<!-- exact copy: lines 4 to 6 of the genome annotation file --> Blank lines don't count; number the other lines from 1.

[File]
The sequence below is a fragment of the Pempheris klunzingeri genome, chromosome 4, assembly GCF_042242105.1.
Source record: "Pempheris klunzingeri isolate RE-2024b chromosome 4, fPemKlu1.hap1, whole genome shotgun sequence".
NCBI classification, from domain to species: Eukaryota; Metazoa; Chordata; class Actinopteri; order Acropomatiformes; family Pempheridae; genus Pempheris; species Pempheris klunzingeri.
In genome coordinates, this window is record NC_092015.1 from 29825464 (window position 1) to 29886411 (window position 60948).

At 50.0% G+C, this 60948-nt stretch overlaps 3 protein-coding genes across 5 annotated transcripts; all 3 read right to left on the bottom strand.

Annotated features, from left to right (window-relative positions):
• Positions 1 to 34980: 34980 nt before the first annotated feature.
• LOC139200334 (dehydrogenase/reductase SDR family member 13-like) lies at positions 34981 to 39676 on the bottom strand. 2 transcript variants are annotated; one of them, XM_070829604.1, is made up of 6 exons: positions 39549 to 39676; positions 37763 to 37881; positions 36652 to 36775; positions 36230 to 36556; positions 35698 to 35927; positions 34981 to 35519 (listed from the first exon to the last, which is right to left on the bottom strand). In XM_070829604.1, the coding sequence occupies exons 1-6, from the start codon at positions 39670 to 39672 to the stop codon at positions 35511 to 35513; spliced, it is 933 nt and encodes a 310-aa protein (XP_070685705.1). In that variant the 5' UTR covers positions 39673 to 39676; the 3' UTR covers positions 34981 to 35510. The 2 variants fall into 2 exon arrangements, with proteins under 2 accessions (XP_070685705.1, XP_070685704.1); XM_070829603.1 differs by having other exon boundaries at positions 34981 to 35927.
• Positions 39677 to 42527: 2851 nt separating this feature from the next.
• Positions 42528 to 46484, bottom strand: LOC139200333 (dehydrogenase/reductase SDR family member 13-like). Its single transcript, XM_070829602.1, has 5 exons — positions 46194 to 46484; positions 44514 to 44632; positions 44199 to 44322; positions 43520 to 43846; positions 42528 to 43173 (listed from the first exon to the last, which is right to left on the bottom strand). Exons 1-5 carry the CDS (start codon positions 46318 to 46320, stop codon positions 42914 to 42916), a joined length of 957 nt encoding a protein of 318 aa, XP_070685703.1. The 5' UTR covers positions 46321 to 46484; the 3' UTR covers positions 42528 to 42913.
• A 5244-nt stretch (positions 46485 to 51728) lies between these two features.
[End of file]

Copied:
In genome coordinates, this window is record NC_092015.1 from 29825464 (window position 1) to 29886411 (window position 60948).

At 50.0% G+C, this 60948-nt stretch overlaps 3 protein-coding genes across 5 annotated transcripts; all 3 read right to left on the bottom strand.

Annotated features, from left to right (window-relative positions):